ACA 8 (Richard Bloom; D-Santa Monica) Lowers Vote Requirement for Tax Increases — Adds complexity and uncertainty to the current tax structure and adds pressure to increase taxes on commercial, industrial and residential property owners by giving local governments new authority to enact special taxes for storm and wastewater infrastructure, including parcel taxes, by lowering the vote threshold from two-thirds to fifty-five percent.

Burdensome Environmental Regulations

SB 32 (Fran Pavley; D-Agoura Hills) Slows Economic Growth — Strengthens the already excessive authority of the California Air Resources Board and Increases costs for California businesses, makes them less competitive, and discourages economic growth by adopting further greenhouse gas emission reductions for 2030 without regard to the impact on individuals, jobs and the economy.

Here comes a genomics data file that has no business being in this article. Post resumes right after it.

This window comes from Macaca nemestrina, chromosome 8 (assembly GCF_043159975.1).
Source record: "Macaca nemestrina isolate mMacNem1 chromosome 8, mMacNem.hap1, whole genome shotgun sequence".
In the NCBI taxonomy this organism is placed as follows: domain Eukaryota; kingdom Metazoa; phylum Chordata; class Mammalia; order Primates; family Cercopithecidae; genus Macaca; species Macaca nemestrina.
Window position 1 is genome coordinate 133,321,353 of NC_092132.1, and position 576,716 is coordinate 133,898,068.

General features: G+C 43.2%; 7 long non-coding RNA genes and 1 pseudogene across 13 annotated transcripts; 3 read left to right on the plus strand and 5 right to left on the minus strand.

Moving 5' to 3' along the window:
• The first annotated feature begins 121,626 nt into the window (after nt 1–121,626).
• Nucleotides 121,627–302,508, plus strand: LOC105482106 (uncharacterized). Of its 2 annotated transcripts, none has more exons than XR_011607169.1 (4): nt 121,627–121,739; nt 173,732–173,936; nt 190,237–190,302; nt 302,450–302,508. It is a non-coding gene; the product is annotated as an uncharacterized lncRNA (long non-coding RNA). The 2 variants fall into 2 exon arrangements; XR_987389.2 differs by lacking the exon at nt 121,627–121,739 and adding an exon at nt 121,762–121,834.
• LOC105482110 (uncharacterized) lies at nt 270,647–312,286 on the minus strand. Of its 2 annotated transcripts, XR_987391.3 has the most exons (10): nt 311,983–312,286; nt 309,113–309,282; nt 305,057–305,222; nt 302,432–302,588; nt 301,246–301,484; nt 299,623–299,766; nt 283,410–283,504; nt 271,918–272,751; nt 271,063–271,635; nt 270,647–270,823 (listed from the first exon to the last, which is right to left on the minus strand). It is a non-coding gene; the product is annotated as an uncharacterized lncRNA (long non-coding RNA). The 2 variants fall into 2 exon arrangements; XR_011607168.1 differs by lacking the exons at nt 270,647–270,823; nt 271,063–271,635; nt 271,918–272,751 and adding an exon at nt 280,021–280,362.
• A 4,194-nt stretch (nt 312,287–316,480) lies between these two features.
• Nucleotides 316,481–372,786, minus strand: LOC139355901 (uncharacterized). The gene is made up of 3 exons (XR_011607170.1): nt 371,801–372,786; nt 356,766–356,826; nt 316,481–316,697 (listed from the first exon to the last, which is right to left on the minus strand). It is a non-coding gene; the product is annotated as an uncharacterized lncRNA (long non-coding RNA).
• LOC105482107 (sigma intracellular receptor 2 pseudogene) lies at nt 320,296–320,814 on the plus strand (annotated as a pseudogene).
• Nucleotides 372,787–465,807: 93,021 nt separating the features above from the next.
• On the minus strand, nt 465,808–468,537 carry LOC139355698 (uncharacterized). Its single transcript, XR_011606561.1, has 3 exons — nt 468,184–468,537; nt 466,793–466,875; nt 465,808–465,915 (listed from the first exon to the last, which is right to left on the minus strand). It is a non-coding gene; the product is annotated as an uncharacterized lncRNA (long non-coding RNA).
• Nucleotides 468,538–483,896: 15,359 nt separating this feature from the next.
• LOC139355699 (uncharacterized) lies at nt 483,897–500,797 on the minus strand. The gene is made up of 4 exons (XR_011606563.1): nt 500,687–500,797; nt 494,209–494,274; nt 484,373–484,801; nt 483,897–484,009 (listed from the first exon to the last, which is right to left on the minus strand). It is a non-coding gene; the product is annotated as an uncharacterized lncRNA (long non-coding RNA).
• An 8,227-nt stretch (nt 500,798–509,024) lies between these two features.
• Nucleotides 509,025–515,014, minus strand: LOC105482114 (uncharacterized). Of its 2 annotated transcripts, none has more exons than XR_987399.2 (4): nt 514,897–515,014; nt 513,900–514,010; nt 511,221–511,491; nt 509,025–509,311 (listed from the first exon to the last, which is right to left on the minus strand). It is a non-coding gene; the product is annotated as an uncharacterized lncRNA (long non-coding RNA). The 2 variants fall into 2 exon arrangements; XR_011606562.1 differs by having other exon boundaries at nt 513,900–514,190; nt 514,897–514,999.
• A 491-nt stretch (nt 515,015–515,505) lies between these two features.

SB 654 (Kevin de León; D-Los Angeles) Creates Unworkable Hazardous Waste Permitting Process — Discourages investment in upgrading and improving hazardous waste facilities by shutting down hazardous waste facilities if the Department of Toxic Substances Control (DTSC) fails to take final action on the permit renewal application within a specified timeframe, even if the permit applicant acted diligently and in good faith throughout the permit application process.

California Oil Production Barriers